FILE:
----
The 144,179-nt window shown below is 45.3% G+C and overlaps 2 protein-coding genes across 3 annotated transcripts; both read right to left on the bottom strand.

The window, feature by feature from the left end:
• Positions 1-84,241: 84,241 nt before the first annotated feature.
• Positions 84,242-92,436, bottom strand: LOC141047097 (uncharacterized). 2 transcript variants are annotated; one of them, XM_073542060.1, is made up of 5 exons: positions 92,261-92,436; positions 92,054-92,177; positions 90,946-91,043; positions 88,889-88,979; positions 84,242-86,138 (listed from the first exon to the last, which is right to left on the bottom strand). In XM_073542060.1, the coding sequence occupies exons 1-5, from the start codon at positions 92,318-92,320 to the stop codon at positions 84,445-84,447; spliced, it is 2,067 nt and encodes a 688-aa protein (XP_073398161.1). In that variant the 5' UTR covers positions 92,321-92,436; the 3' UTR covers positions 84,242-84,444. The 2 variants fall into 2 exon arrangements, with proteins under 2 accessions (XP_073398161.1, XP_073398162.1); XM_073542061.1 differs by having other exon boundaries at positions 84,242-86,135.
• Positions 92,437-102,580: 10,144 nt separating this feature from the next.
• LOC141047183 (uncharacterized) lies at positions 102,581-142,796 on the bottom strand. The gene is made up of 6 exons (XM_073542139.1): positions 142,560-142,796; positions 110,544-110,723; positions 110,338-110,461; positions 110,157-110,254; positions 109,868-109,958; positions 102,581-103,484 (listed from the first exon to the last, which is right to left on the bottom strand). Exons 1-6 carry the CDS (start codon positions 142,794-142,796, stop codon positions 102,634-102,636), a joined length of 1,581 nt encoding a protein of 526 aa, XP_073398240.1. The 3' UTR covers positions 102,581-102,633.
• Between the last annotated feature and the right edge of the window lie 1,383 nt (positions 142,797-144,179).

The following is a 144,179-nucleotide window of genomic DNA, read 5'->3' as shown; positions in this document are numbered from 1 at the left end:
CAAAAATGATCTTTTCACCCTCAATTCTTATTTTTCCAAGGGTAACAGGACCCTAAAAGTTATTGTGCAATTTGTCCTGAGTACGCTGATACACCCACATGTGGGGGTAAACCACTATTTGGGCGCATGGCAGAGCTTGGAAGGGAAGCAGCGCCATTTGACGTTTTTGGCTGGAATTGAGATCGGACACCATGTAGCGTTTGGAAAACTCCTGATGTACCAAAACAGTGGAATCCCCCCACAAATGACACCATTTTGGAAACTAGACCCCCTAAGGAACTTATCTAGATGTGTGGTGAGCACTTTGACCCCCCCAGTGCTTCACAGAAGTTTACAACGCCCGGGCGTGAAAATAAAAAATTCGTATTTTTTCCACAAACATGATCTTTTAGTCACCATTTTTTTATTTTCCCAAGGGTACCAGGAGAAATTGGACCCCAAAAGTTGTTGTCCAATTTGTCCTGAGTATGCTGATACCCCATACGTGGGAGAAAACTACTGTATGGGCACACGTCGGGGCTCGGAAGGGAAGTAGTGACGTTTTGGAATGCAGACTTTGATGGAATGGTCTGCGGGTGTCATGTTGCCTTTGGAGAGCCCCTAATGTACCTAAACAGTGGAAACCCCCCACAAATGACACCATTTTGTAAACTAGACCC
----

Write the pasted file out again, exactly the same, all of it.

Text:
The 144,179-nt window shown below is 45.3% G+C and overlaps 2 protein-coding genes across 3 annotated transcripts; both read right to left on the bottom strand.

The window, feature by feature from the left end:
• Positions 1-84,241: 84,241 nt before the first annotated feature.
• Positions 84,242-92,436, bottom strand: LOC141047097 (uncharacterized). 2 transcript variants are annotated; one of them, XM_073542060.1, is made up of 5 exons: positions 92,261-92,436; positions 92,054-92,177; positions 90,946-91,043; positions 88,889-88,979; positions 84,242-86,138 (listed from the first exon to the last, which is right to left on the bottom strand). In XM_073542060.1, the coding sequence occupies exons 1-5, from the start codon at positions 92,318-92,320 to the stop codon at positions 84,445-84,447; spliced, it is 2,067 nt and encodes a 688-aa protein (XP_073398161.1). In that variant the 5' UTR covers positions 92,321-92,436; the 3' UTR covers positions 84,242-84,444. The 2 variants fall into 2 exon arrangements, with proteins under 2 accessions (XP_073398161.1, XP_073398162.1); XM_073542061.1 differs by having other exon boundaries at positions 84,242-86,135.
• Positions 92,437-102,580: 10,144 nt separating this feature from the next.
• LOC141047183 (uncharacterized) lies at positions 102,581-142,796 on the bottom strand. The gene is made up of 6 exons (XM_073542139.1): positions 142,560-142,796; positions 110,544-110,723; positions 110,338-110,461; positions 110,157-110,254; positions 109,868-109,958; positions 102,581-103,484 (listed from the first exon to the last, which is right to left on the bottom strand). Exons 1-6 carry the CDS (start codon positions 142,794-142,796, stop codon positions 102,634-102,636), a joined length of 1,581 nt encoding a protein of 526 aa, XP_073398240.1. The 3' UTR covers positions 102,581-102,633.
• Between the last annotated feature and the right edge of the window lie 1,383 nt (positions 142,797-144,179).

The following is a 144,179-nucleotide window of genomic DNA, read 5'->3' as shown; positions in this document are numbered from 1 at the left end:
CAAAAATGATCTTTTCACCCTCAATTCTTATTTTTCCAAGGGTAACAGGACCCTAAAAGTTATTGTGCAATTTGTCCTGAGTACGCTGATACACCCACATGTGGGGGTAAACCACTATTTGGGCGCATGGCAGAGCTTGGAAGGGAAGCAGCGCCATTTGACGTTTTTGGCTGGAATTGAGATCGGACACCATGTAGCGTTTGGAAAACTCCTGATGTACCAAAACAGTGGAATCCCCCCACAAATGACACCATTTTGGAAACTAGACCCCCTAAGGAACTTATCTAGATGTGTGGTGAGCACTTTGACCCCCCCAGTGCTTCACAGAAGTTTACAACGCCCGGGCGTGAAAATAAAAAATTCGTATTTTTTCCACAAACATGATCTTTTAGTCACCATTTTTTTATTTTCCCAAGGGTACCAGGAGAAATTGGACCCCAAAAGTTGTTGTCCAATTTGTCCTGAGTATGCTGATACCCCATACGTGGGAGAAAACTACTGTATGGGCACACGTCGGGGCTCGGAAGGGAAGTAGTGACGTTTTGGAATGCAGACTTTGATGGAATGGTCTGCGGGTGTCATGTTGCCTTTGGAGAGCCCCTAATGTACCTAAACAGTGGAAACCCCCCACAAATGACACCATTTTGTAAACTAGACCC